For many gardeners in Utah, slugs and snails wreak havoc on tender new plants—sometimes even overnight. They survive the winter as eggs in protected soil and thrive in cool and damp locations such as thick ground covers (like vinca, hosta, and ivy) and yard debris. You know you have a slug problem when tender plant tissues are eaten from your newly planted flowers and vegetables almost as quickly as you plant them. These pests love cool dark places during daylight hours and cause their trouble overnight.
Removing debris and destroying the cool, damp, and dark places where they thrive is the first place to attack. If you patrol late in the evening or early morning you will find them eating or traveling between their places of refuge and the meals that your garden provides. Physically removing them is a great place to start. Collect, bag, and dispose of them (don’t just smash them, eggs can remain with the carcass to re-infest your garden later).
Baits that contain methaldehyde, carbaryl, measurol, or iron phosphate are effective, but dogs and other pets are attracted to most baits, so be careful. Iron phosphate is the most pet-safe alternative. Apply baits in a perimeter defense, rather than throughout the whole bed. Salt could be an effective control, but it isn’t good for the plants, so is not recommended. “Tenting” the baited areas with cardboard may help protect non-targeted animals. Keep up the attack through the fall to prevent eggs from being laid for a new crop of these pests next year.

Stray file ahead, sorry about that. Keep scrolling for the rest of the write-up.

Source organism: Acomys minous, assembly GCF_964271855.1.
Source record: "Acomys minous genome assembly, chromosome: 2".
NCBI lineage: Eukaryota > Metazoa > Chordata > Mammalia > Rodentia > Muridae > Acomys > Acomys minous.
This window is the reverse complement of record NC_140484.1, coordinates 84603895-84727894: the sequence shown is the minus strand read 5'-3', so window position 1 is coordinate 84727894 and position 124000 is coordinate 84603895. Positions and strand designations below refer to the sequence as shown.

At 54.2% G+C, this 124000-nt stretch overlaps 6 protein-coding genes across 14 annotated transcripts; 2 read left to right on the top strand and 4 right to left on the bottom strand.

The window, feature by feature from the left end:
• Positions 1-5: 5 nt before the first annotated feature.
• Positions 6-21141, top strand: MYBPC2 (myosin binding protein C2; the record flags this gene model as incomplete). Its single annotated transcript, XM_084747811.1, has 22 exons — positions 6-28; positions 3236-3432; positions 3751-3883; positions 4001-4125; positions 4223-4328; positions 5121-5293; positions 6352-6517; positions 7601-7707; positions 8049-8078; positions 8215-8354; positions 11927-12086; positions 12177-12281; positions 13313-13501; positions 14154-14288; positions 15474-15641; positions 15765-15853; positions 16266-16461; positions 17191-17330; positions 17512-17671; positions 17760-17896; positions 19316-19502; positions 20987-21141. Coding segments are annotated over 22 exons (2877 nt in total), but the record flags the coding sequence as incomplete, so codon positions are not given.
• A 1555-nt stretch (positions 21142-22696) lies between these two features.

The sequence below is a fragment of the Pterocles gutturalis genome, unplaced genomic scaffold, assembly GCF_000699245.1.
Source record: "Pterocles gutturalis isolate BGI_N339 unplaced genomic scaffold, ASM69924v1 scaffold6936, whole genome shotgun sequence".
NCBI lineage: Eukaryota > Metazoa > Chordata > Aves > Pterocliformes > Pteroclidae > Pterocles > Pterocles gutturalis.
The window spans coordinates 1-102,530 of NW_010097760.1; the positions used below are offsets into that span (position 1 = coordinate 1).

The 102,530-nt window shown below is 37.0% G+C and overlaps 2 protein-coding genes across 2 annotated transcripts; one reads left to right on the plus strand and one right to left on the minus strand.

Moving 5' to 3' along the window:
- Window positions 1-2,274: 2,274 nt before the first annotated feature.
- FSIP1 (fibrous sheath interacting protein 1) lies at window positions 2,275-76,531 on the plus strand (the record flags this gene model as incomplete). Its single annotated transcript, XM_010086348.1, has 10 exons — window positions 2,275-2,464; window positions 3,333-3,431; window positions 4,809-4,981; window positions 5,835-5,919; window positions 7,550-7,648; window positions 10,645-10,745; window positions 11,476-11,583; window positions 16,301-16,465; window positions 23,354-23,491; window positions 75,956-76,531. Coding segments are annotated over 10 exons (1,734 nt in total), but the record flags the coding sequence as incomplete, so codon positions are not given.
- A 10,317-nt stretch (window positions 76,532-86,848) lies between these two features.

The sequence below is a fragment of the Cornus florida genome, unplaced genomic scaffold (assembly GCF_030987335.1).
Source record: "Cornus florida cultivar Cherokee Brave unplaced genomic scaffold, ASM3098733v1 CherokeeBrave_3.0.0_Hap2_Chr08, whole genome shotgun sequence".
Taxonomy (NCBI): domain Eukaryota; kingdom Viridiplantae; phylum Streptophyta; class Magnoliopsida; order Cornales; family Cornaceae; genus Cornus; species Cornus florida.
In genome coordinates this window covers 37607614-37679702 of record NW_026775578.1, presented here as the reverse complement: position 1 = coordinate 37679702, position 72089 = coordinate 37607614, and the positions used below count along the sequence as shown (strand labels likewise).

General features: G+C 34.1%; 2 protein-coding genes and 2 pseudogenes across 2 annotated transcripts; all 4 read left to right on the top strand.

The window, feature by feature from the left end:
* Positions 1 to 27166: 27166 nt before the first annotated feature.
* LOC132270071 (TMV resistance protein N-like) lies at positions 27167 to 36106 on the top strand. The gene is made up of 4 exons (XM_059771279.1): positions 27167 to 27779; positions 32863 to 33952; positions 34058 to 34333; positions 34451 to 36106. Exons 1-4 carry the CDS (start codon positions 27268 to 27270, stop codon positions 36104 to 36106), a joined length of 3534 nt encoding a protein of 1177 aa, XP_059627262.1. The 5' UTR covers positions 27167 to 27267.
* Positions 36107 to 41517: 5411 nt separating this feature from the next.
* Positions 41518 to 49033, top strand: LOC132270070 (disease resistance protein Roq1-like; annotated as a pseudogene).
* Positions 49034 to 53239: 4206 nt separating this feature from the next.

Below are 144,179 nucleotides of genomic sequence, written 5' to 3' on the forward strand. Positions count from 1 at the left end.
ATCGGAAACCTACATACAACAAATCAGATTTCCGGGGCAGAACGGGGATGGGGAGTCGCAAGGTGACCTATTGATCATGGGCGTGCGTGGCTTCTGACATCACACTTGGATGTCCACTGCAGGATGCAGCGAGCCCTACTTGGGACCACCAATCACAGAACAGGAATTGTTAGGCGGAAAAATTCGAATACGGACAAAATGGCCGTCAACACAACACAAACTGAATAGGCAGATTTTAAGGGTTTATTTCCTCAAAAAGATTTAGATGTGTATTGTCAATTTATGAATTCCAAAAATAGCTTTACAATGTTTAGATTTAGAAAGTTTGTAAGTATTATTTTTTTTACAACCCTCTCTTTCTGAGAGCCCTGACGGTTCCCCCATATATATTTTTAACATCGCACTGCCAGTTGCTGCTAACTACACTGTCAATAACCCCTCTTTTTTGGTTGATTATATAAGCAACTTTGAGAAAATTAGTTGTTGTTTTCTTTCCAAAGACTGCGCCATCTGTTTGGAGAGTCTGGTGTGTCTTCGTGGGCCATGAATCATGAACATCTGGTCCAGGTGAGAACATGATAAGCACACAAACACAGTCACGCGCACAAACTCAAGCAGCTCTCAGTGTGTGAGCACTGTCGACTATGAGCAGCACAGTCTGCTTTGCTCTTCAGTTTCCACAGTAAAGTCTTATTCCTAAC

Remember to always follow the current label instructions on any pesticide you may use as label changes do occur and the label will always have the most current application instructions.
Don’t forget to follow us on Facebook and remember that you’re always welcome to stop by any Western Garden Center to speak with one of our professional gardeners—we’ll happily answer any gardening question you may have.
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